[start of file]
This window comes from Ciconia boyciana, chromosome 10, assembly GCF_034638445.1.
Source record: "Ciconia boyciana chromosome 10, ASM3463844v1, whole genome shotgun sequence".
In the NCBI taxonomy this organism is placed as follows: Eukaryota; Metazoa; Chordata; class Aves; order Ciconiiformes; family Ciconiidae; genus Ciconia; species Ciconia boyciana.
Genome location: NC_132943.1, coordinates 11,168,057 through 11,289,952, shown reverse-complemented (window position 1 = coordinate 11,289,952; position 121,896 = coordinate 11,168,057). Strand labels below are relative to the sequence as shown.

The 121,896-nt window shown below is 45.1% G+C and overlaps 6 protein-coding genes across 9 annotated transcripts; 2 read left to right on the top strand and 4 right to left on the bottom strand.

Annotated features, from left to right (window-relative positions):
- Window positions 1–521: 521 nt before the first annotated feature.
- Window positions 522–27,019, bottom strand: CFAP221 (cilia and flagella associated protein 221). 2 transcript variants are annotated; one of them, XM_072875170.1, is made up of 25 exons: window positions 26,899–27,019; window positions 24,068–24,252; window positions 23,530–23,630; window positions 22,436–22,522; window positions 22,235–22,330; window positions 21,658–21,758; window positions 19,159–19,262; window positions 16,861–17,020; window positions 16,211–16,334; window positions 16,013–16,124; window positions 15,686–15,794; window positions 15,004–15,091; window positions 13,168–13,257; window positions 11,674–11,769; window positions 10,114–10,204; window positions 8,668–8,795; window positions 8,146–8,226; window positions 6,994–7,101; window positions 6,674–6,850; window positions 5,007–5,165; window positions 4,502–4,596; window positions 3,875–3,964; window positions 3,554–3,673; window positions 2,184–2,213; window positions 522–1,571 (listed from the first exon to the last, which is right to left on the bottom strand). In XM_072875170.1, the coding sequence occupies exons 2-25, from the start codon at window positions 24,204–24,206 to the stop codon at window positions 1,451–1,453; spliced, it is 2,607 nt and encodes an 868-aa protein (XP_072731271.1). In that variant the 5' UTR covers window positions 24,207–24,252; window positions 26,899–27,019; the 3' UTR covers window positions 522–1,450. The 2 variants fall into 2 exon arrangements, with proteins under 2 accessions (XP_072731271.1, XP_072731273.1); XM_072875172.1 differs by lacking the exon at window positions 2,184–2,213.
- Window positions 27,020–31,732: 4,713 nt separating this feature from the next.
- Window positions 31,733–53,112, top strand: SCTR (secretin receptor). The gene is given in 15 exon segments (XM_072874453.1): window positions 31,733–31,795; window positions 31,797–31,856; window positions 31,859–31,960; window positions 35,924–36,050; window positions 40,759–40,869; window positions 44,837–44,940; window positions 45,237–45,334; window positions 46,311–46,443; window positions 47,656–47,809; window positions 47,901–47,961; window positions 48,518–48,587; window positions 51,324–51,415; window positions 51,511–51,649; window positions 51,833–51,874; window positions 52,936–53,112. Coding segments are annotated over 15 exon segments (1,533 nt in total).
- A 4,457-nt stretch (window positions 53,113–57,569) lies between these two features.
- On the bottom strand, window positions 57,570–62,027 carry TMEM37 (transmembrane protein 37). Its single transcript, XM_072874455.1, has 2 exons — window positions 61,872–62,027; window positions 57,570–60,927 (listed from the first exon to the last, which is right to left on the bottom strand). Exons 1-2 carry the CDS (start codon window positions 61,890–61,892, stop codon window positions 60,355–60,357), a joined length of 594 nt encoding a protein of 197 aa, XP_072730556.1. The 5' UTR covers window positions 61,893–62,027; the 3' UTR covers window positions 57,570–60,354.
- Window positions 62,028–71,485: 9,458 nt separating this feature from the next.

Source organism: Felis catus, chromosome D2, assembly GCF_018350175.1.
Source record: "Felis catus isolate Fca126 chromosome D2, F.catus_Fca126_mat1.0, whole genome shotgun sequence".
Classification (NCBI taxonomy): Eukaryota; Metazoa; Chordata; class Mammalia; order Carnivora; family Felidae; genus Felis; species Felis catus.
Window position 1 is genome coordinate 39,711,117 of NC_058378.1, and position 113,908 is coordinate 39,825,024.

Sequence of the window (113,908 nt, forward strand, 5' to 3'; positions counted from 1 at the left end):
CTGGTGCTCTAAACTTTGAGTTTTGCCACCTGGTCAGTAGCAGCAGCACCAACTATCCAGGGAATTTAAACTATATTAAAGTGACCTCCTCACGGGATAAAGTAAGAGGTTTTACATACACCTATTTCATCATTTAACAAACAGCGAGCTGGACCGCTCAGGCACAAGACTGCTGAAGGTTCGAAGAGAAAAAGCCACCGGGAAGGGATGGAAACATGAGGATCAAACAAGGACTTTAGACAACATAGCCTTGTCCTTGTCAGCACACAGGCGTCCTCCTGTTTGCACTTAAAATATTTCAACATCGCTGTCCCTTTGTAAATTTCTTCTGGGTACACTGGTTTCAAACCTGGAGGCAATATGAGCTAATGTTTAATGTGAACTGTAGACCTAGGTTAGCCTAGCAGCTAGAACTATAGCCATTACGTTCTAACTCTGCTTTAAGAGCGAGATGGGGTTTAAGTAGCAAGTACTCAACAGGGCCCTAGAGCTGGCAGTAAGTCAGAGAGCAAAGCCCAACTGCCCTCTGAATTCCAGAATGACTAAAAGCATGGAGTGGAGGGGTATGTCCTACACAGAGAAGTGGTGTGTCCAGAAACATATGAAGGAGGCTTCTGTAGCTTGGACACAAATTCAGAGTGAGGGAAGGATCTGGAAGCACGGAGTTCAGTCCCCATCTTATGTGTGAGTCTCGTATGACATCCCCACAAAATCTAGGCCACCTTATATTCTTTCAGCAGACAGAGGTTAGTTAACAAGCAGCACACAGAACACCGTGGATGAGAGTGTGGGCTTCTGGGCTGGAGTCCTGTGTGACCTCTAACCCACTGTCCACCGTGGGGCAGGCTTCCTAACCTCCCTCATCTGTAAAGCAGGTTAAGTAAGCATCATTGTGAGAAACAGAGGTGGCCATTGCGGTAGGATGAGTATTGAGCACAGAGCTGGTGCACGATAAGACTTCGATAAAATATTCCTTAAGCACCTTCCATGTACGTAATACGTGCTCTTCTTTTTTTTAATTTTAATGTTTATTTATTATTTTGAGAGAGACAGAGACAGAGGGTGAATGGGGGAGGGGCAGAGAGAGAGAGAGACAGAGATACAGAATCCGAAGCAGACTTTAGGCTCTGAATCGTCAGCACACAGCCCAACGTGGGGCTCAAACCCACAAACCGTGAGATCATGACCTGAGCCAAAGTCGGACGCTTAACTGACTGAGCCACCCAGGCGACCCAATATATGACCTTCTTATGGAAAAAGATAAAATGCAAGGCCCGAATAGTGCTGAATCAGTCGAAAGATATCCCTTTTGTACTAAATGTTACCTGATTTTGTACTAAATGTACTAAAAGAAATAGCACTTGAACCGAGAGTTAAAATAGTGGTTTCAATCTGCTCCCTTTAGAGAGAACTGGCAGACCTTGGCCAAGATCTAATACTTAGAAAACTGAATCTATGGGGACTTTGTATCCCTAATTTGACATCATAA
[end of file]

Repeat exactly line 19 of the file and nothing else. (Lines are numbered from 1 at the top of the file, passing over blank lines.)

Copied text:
CTGGTGCTCTAAACTTTGAGTTTTGCCACCTGGTCAGTAGCAGCAGCACCAACTATCCAGGGAATTTAAACTATATTAAAGTGACCTCCTCACGGGATAAAGTAAGAGGTTTTACATACACCTATTTCATCATTTAACAAACAGCGAGCTGGACCGCTCAGGCACAAGACTGCTGAAGGTTCGAAGAGAAAAAGCCACCGGGAAGGGATGGAAACATGAGGATCAAACAAGGACTTTAGACAACATAGCCTTGTCCTTGTCAGCACACAGGCGTCCTCCTGTTTGCACTTAAAATATTTCAACATCGCTGTCCCTTTGTAAATTTCTTCTGGGTACACTGGTTTCAAACCTGGAGGCAATATGAGCTAATGTTTAATGTGAACTGTAGACCTAGGTTAGCCTAGCAGCTAGAACTATAGCCATTACGTTCTAACTCTGCTTTAAGAGCGAGATGGGGTTTAAGTAGCAAGTACTCAACAGGGCCCTAGAGCTGGCAGTAAGTCAGAGAGCAAAGCCCAACTGCCCTCTGAATTCCAGAATGACTAAAAGCATGGAGTGGAGGGGTATGTCCTACACAGAGAAGTGGTGTGTCCAGAAACATATGAAGGAGGCTTCTGTAGCTTGGACACAAATTCAGAGTGAGGGAAGGATCTGGAAGCACGGAGTTCAGTCCCCATCTTATGTGTGAGTCTCGTATGACATCCCCACAAAATCTAGGCCACCTTATATTCTTTCAGCAGACAGAGGTTAGTTAACAAGCAGCACACAGAACACCGTGGATGAGAGTGTGGGCTTCTGGGCTGGAGTCCTGTGTGACCTCTAACCCACTGTCCACCGTGGGGCAGGCTTCCTAACCTCCCTCATCTGTAAAGCAGGTTAAGTAAGCATCATTGTGAGAAACAGAGGTGGCCATTGCGGTAGGATGAGTATTGAGCACAGAGCTGGTGCACGATAAGACTTCGATAAAATATTCCTTAAGCACCTTCCATGTACGTAATACGTGCTCTTCTTTTTTTTAATTTTAATGTTTATTTATTATTTTGAGAGAGACAGAGACAGAGGGTGAATGGGGGAGGGGCAGAGAGAGAGAGAGACAGAGATACAGAATCCGAAGCAGACTTTAGGCTCTGAATCGTCAGCACACAGCCCAACGTGGGGCTCAAACCCACAAACCGTGAGATCATGACCTGAGCCAAAGTCGGACGCTTAACTGACTGAGCCACCCAGGCGACCCAATATATGACCTTCTTATGGAAAAAGATAAAATGCAAGGCCCGAATAGTGCTGAATCAGTCGAAAGATATCCCTTTTGTACTAAATGTTACCTGATTTTGTACTAAATGTACTAAAAGAAATAGCACTTGAACCGAGAGTTAAAATAGTGGTTTCAATCTGCTCCCTTTAGAGAGAACTGGCAGACCTTGGCCAAGATCTAATACTTAGAAAACTGAATCTATGGGGACTTTGTATCCCTAATTTGACATCATAA